The tarsus and proximal suspensory origin of the metatarsus are commonly imaged regions for lameness. Common radiographic findings in the proximal third metatarsal bone (MtIII) include increased trabecular and endosteal bone density (sclerosis), areas of decreased bone density, and enthesophyte formation.
A recent study found that horses with proximal suspensory desmopathy (PSD) had more increased radiopacity in the lateral aspect of the metatarsus and a multifocal distribution pattern was more common in hindlimbs with PSD. Comparison of radiography to magnetic resonance imaging (MRI) can help objectively assess the value and limitations of radiographs in orthopedic disease processes.
The study was titled, “Radiographic changes of the proximal third metatarsal bone do not predict presence or severity of proximal suspensory desmopathy in a predominately Quarter Horse population” was published in the Equine Veterinary Journal. The authors were Frances E. Hinkle, Kurt T. Selberg, David D. Frisbie and Myra F. Barrett.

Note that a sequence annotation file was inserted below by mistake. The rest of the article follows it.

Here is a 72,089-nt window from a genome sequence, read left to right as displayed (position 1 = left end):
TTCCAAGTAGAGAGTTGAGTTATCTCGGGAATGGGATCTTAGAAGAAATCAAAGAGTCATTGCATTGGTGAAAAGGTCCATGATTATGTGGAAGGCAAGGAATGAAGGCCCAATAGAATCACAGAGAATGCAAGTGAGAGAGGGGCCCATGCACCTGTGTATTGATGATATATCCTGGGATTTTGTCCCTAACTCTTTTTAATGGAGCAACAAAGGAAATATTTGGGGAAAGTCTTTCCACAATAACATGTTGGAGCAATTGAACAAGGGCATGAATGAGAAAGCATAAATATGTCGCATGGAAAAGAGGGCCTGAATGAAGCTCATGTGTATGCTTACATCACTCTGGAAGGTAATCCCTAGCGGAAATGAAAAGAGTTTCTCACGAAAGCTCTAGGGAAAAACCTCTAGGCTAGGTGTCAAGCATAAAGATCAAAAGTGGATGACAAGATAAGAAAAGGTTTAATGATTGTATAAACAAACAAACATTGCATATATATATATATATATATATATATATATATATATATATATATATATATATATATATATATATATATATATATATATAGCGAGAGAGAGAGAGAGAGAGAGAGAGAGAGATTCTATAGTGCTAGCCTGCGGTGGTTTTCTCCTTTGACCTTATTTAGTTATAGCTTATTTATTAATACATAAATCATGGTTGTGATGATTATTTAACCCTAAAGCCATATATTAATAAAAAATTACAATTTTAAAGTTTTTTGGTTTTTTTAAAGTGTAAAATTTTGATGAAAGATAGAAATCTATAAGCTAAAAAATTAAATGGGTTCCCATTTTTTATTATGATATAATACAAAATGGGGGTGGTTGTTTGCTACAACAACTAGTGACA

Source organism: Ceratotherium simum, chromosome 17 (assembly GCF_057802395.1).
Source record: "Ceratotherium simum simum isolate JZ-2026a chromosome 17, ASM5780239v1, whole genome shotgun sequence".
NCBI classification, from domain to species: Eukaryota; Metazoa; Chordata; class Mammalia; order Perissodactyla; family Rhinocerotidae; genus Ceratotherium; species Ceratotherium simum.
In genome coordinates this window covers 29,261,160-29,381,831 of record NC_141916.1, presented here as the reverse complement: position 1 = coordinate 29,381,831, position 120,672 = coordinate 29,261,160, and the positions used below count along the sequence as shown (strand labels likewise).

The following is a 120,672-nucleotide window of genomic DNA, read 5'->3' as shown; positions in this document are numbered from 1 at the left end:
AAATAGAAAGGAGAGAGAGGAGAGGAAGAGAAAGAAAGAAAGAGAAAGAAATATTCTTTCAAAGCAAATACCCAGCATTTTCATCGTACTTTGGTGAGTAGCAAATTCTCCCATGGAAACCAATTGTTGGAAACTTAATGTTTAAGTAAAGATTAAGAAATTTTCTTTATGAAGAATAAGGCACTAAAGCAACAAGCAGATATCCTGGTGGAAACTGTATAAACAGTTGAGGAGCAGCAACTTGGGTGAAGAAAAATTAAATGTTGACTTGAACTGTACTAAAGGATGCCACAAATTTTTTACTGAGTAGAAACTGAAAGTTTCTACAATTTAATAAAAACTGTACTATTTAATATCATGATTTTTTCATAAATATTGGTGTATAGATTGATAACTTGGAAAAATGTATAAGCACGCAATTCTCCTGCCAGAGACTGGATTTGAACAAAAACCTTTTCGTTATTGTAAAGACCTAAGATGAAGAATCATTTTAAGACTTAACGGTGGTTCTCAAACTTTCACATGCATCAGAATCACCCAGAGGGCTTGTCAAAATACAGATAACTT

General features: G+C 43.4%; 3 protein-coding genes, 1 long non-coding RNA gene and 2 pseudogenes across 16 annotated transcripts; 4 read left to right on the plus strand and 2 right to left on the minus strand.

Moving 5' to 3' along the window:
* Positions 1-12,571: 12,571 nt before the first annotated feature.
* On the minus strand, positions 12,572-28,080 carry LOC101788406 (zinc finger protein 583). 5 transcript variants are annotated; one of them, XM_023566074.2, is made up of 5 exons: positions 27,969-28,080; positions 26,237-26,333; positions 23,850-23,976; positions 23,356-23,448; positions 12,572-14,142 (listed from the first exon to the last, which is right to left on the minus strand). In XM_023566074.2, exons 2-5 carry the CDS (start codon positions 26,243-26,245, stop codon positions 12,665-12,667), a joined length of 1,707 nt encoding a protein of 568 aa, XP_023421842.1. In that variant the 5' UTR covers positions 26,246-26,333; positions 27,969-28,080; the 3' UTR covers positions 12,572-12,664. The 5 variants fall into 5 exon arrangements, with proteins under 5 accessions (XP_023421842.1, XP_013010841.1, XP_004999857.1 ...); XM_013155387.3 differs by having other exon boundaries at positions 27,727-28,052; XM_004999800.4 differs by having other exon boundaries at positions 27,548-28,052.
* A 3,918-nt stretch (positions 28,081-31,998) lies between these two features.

Focus of Study
The aim of this retrospective observational study was to compare the radiographic and MRI findings of the proximal third metatarsal bone (MtIII) and proximal suspensory ligament, using MRI as the gold standard.
Single hindlimbs of 35 horses (32 Quarter Horses) with radiographic and high-field (3Tesla (3T)) MRI studies were blindly evaluated by two board-certified veterinary radiologists and a radiology resident. Severity and location of the following parameters were assessed: radiographic MtIII sclerosis and lucent regions, MRI endosteal metatarsal sclerosis and bone marrow lesions, plantar cortical proliferation and resorption, and proximal suspensory desmopathy (PSD).
Radiographic osseous changes of MtIII were identified in 54% of limbs, whereas 40% limbs had osseous changes on MRI. In addition, 43% of limbs had PSD on MRI. No significant association was found between the presence of radiographic changes in MtIII and PSD on MRI. A statistically significant association and positive correlation was found between the severity of radiographic changes and MtIII plantar cortical proliferation and resorption on MRI (P=0.01).
Radiographic bony changes of proximal MtIII do not reliably predict presence or severity of PSD but are associated with osseous changes at the proximal MtIII. The presence of radiographic changes should warrant additional diagnostics in the region prior to making conclusions about the presence or absence of PSD.